• 1 Tbsp unsalted butter
  • ⅛ cup heavy cream
  • 4 oz freshly grated Parmigiano-Reggiano
  • Extra virgin olive oil
  • Kosher salt and ground black pepper


Heat stock up in a saucepan and keep it on a low simmer.
Place the porcini mushrooms in a bowl and pour in just enough hot stock to cover. Leave for a couple of minutes until they've softened. Fish them out of the stock and chop them, reserving the soaking liquid.
In a large saucepan, heat a glug of olive oil and add the onion and celery. Slowly fry without coloring for at least 10 minutes, then remove with a slotted spoon to a plate, leaving behind the drippings in the pan. Add  another splash of olive oil, then stir in the rice and sauté it until it becomes translucent (this will take 7-10 minutes), stirring constantly to keep it from sticking.
Stir in the wine - it'll smell fantastic! Keep stirring until the liquid has cooked into the rice. Now pour the porcini soaking liquid through a sieve into the pan, add a good pinch of salt and your first ladle of hot stock. Let the liquid absorb into the rice.
Turn the heat down to a simmer, add the chopped porcini and sautéed vegetables and keep adding ladlefuls of stock, stirring and massaging the starch out of the rice, allowing each ladleful to be absorbed before adding the next. Carry on adding stock until the rice is soft but with a slight bite. This will take about 30 minutes.
Meanwhile, get a dry griddle pan hot and grill the wild mushrooms until soft. Put them into a bowl and add the chopped herbs, a pinch of salt and the lemon juice. Using your hands toss everything together - this is going to be incredible!
Take the risotto off the heat and check the seasoning carefully. Stir in the butter and the Parmesan cheese. I wanted a richer risotto, so stirred in a quarter cup of heavy cream along with the butter and cheese. This type of risotto is called mantecato, and is remarkably smooth. Cover the risotto and leave it to relax for about 3 minutes.
Serve a good dollop of risotto topped with some dressed mushrooms, a sprinkling of freshly grated Parmesan and a drizzle of extra-virgin olive oil.
Wow, that Jamie! No wonder I have such a crush on him. What he doesn't know about risotto and wild mushrooms isn't worth knowing. The herbed fungi and lemon elevated an already insanely cheesy and delicious meal to ridiculous heights. I practically licked the bottom of my bowl. I actually texted one of my buddies, comparing myself to the gods of Olympus. I'm not sure he fell for it, but wait 'til he tastes this risotto.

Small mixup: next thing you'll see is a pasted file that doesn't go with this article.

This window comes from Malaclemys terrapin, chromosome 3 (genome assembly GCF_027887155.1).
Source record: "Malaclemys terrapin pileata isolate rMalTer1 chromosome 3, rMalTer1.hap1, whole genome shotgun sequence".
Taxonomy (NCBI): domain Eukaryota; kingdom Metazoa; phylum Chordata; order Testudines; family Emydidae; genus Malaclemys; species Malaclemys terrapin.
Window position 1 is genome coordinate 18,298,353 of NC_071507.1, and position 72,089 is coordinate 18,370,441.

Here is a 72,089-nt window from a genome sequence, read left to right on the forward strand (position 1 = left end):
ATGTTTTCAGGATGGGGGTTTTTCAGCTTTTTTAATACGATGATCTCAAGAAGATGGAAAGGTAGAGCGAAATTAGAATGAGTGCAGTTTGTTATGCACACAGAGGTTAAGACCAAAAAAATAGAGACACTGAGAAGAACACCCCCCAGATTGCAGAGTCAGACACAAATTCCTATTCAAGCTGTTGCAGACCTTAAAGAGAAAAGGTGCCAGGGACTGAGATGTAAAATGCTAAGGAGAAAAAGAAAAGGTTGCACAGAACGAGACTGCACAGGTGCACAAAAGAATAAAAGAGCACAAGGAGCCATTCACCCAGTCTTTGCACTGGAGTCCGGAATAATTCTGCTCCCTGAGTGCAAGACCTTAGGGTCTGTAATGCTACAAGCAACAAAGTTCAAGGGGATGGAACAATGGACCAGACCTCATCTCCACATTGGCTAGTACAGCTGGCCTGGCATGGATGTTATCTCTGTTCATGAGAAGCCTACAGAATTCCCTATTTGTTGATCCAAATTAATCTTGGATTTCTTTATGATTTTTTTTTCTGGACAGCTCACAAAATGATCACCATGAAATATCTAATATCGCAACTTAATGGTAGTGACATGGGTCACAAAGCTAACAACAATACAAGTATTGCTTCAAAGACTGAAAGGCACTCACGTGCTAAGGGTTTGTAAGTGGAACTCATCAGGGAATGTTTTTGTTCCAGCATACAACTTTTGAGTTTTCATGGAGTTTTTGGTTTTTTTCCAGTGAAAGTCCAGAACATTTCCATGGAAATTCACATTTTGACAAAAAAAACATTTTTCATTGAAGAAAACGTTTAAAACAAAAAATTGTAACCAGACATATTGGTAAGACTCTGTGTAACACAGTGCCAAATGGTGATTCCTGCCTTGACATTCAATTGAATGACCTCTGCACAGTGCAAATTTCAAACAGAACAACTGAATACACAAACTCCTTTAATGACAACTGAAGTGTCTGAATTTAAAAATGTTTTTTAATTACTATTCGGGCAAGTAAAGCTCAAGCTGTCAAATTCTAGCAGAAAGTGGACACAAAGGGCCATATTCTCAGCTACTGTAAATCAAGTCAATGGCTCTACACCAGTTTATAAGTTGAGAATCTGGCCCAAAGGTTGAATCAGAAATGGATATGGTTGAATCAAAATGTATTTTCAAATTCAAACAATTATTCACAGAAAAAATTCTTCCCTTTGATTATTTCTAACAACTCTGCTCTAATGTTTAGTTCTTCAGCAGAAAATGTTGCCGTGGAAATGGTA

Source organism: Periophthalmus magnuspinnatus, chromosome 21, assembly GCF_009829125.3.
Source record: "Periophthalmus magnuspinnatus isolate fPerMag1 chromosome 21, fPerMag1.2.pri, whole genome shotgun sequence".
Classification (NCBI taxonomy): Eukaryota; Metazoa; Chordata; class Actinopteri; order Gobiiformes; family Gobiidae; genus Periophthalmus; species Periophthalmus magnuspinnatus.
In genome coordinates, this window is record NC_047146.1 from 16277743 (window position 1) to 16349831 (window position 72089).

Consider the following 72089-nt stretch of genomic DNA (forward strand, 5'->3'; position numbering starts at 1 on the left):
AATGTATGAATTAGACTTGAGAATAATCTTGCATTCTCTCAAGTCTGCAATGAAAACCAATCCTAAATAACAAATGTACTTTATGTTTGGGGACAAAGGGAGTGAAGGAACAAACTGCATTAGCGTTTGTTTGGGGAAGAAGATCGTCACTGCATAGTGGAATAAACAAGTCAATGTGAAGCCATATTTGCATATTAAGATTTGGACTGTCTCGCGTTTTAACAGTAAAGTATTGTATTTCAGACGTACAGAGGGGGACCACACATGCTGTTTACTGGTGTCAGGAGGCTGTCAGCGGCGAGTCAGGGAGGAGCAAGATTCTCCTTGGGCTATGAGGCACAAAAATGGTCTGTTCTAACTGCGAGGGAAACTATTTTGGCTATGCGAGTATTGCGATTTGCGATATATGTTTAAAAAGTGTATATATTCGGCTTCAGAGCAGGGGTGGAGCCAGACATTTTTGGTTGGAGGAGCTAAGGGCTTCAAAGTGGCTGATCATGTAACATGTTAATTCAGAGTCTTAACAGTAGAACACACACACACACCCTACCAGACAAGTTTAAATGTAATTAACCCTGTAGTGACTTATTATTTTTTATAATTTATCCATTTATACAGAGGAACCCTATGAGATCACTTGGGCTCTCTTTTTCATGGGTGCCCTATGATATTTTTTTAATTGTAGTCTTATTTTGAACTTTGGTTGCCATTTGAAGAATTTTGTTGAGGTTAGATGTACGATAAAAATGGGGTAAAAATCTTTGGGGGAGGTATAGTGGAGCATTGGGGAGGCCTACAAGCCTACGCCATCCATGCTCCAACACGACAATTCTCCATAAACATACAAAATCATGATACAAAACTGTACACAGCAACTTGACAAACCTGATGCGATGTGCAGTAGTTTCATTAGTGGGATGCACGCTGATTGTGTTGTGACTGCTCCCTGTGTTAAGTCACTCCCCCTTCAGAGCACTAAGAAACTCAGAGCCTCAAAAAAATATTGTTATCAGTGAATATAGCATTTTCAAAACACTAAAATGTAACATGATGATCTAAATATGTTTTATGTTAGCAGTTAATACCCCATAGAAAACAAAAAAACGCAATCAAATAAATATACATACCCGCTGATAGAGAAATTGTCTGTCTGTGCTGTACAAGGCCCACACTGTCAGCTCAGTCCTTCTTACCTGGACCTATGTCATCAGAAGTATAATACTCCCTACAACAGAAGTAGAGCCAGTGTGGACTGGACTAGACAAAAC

Thanks for taking the time - Blog O. Food

Tuesday, April 20, 2010

One Pot Wonders

Ugh... Cooking for one again. I should just eat cereal. Or find a husband. Or join a cult. Or open a restaurant. I dunno, I can't decide.
The ingredients:
Boneless, skinless chicken thighs
Whole tomatoes
Tomato paste
Pine nuts
Black and green olives
Vegetable stock
Cube the chicken and brown it in batches in some peanut oil and a little butter. Season generously with kosher salt and cracked pepper.
Remove the chicken, soften some chopped garlic in the oil, then deglaze the pan with a little white wine.
Add the stock, whole tomatoes, tomato paste, toasted pine nuts and the browned chicken.
Bring to a simmer, cover and cook for 30 minutes.
Look how rich the sauce is already getting. Add sliced olives, some dried herbs (basil, thyme, bay leaves, parsley), cover and cook for 20 more minutes or until tomatoes soften.
Add dry spaghetti, stirring frequently until the noodles become pliable, then cover and allow to simmer until pasta is al dente.
Serve with freshly grated Parmigiano-Reggiano and a bottle of Pinot Grigio to help you forget you're eating alone.
Thankfully, my room mate showed up just as I was browning the chicken and he accepted my offer of a free meal. "It has a real soothing flavor," he announced after the first bite. I didn't press him for clarification, I was just grateful for the company.
Thanks for taking the time - Blog O. Food

Tuesday, April 6, 2010

Living Large

Central Park cab
There are no recipes in this blog post. Other than the shot above, you'll find no original photos here. I did no cooking over the Easter weekend, but I ate like a dying man. My 5-day break was a tour de force of New York City dining for me and two visiting friends, Gregg & Jimmy. Gregg's been teaching business journalism in China for the past two years, and poor Jimmy has kept the home fires burning in Miami, FLA.  The two converged here, and I played tour guide. What a time!
775 Washington Street @ W. 12th
New York, NY
(212) 924-9700
I stumbled upon Barbuto back in 2004 while bar hopping cat sitting for a writer friend who lives just around the corner. It was late spring, and I was drawn to the flung-open garage door "walls" and the sidewalk cafe feel to the place. The amazing food, wine list and service have kept me coming back ever since. So, after a couple of cocktails in Chelsea Thursday evening, I convinced G&J that the 10-minute walk to the Village would be amply rewarded.